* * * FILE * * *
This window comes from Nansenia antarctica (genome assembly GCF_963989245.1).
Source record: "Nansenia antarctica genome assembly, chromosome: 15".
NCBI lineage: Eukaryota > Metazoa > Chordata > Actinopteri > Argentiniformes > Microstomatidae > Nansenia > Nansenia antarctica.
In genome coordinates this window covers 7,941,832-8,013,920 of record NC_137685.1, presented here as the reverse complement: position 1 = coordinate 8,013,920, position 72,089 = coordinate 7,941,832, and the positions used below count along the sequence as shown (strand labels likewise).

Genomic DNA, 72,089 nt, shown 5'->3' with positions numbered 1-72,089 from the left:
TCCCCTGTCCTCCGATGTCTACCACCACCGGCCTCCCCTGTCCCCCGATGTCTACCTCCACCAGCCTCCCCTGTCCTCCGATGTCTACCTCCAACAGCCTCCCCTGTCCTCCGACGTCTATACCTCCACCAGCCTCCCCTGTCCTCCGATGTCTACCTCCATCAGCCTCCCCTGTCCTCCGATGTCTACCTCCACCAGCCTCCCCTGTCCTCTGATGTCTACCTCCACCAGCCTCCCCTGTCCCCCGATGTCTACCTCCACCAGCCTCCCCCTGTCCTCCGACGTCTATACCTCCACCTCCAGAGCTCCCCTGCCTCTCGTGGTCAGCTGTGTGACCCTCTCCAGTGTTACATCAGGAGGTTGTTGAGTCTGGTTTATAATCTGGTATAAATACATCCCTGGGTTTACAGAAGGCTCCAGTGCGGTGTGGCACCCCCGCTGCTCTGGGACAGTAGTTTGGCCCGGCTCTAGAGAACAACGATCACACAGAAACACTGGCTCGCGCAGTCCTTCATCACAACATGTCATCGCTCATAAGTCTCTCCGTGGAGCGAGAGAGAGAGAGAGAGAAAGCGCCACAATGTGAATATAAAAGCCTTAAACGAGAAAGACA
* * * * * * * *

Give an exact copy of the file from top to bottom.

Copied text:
This window comes from Nansenia antarctica (genome assembly GCF_963989245.1).
Source record: "Nansenia antarctica genome assembly, chromosome: 15".
NCBI lineage: Eukaryota > Metazoa > Chordata > Actinopteri > Argentiniformes > Microstomatidae > Nansenia > Nansenia antarctica.
In genome coordinates this window covers 7,941,832-8,013,920 of record NC_137685.1, presented here as the reverse complement: position 1 = coordinate 8,013,920, position 72,089 = coordinate 7,941,832, and the positions used below count along the sequence as shown (strand labels likewise).

Genomic DNA, 72,089 nt, shown 5'->3' with positions numbered 1-72,089 from the left:
TCCCCTGTCCTCCGATGTCTACCACCACCGGCCTCCCCTGTCCCCCGATGTCTACCTCCACCAGCCTCCCCTGTCCTCCGATGTCTACCTCCAACAGCCTCCCCTGTCCTCCGACGTCTATACCTCCACCAGCCTCCCCTGTCCTCCGATGTCTACCTCCATCAGCCTCCCCTGTCCTCCGATGTCTACCTCCACCAGCCTCCCCTGTCCTCTGATGTCTACCTCCACCAGCCTCCCCTGTCCCCCGATGTCTACCTCCACCAGCCTCCCCCTGTCCTCCGACGTCTATACCTCCACCTCCAGAGCTCCCCTGCCTCTCGTGGTCAGCTGTGTGACCCTCTCCAGTGTTACATCAGGAGGTTGTTGAGTCTGGTTTATAATCTGGTATAAATACATCCCTGGGTTTACAGAAGGCTCCAGTGCGGTGTGGCACCCCCGCTGCTCTGGGACAGTAGTTTGGCCCGGCTCTAGAGAACAACGATCACACAGAAACACTGGCTCGCGCAGTCCTTCATCACAACATGTCATCGCTCATAAGTCTCTCCGTGGAGCGAGAGAGAGAGAGAGAGAAAGCGCCACAATGTGAATATAAAAGCCTTAAACGAGAAAGACA